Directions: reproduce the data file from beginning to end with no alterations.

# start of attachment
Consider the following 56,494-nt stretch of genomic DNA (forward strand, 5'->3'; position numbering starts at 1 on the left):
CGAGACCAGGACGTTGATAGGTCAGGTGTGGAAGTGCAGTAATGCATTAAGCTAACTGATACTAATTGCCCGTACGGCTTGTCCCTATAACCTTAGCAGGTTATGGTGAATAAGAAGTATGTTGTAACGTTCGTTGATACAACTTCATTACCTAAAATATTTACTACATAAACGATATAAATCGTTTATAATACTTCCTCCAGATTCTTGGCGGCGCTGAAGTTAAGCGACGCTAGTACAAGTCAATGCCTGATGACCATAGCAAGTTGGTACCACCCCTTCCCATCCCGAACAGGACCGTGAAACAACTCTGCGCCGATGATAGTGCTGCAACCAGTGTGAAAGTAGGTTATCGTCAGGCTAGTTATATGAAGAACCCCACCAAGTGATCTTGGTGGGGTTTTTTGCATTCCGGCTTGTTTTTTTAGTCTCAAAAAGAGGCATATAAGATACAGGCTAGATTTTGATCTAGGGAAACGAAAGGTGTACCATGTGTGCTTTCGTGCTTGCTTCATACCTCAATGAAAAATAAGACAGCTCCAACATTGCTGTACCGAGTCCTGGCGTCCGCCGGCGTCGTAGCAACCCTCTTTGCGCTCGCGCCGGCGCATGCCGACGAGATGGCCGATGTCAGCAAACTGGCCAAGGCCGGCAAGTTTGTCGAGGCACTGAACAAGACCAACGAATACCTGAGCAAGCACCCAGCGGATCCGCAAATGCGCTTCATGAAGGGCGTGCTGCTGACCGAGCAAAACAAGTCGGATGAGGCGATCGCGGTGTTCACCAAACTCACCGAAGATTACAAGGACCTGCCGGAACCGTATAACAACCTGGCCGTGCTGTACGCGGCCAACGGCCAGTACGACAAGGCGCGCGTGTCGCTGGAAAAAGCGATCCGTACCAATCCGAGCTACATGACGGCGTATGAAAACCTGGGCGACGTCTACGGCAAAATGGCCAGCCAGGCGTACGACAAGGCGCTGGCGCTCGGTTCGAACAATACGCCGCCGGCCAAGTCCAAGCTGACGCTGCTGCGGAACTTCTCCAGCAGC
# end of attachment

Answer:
Consider the following 56,494-nt stretch of genomic DNA (forward strand, 5'->3'; position numbering starts at 1 on the left):
CGAGACCAGGACGTTGATAGGTCAGGTGTGGAAGTGCAGTAATGCATTAAGCTAACTGATACTAATTGCCCGTACGGCTTGTCCCTATAACCTTAGCAGGTTATGGTGAATAAGAAGTATGTTGTAACGTTCGTTGATACAACTTCATTACCTAAAATATTTACTACATAAACGATATAAATCGTTTATAATACTTCCTCCAGATTCTTGGCGGCGCTGAAGTTAAGCGACGCTAGTACAAGTCAATGCCTGATGACCATAGCAAGTTGGTACCACCCCTTCCCATCCCGAACAGGACCGTGAAACAACTCTGCGCCGATGATAGTGCTGCAACCAGTGTGAAAGTAGGTTATCGTCAGGCTAGTTATATGAAGAACCCCACCAAGTGATCTTGGTGGGGTTTTTTGCATTCCGGCTTGTTTTTTTAGTCTCAAAAAGAGGCATATAAGATACAGGCTAGATTTTGATCTAGGGAAACGAAAGGTGTACCATGTGTGCTTTCGTGCTTGCTTCATACCTCAATGAAAAATAAGACAGCTCCAACATTGCTGTACCGAGTCCTGGCGTCCGCCGGCGTCGTAGCAACCCTCTTTGCGCTCGCGCCGGCGCATGCCGACGAGATGGCCGATGTCAGCAAACTGGCCAAGGCCGGCAAGTTTGTCGAGGCACTGAACAAGACCAACGAATACCTGAGCAAGCACCCAGCGGATCCGCAAATGCGCTTCATGAAGGGCGTGCTGCTGACCGAGCAAAACAAGTCGGATGAGGCGATCGCGGTGTTCACCAAACTCACCGAAGATTACAAGGACCTGCCGGAACCGTATAACAACCTGGCCGTGCTGTACGCGGCCAACGGCCAGTACGACAAGGCGCGCGTGTCGCTGGAAAAAGCGATCCGTACCAATCCGAGCTACATGACGGCGTATGAAAACCTGGGCGACGTCTACGGCAAAATGGCCAGCCAGGCGTACGACAAGGCGCTGGCGCTCGGTTCGAACAATACGCCGCCGGCCAAGTCCAAGCTGACGCTGCTGCGGAACTTCTCCAGCAGC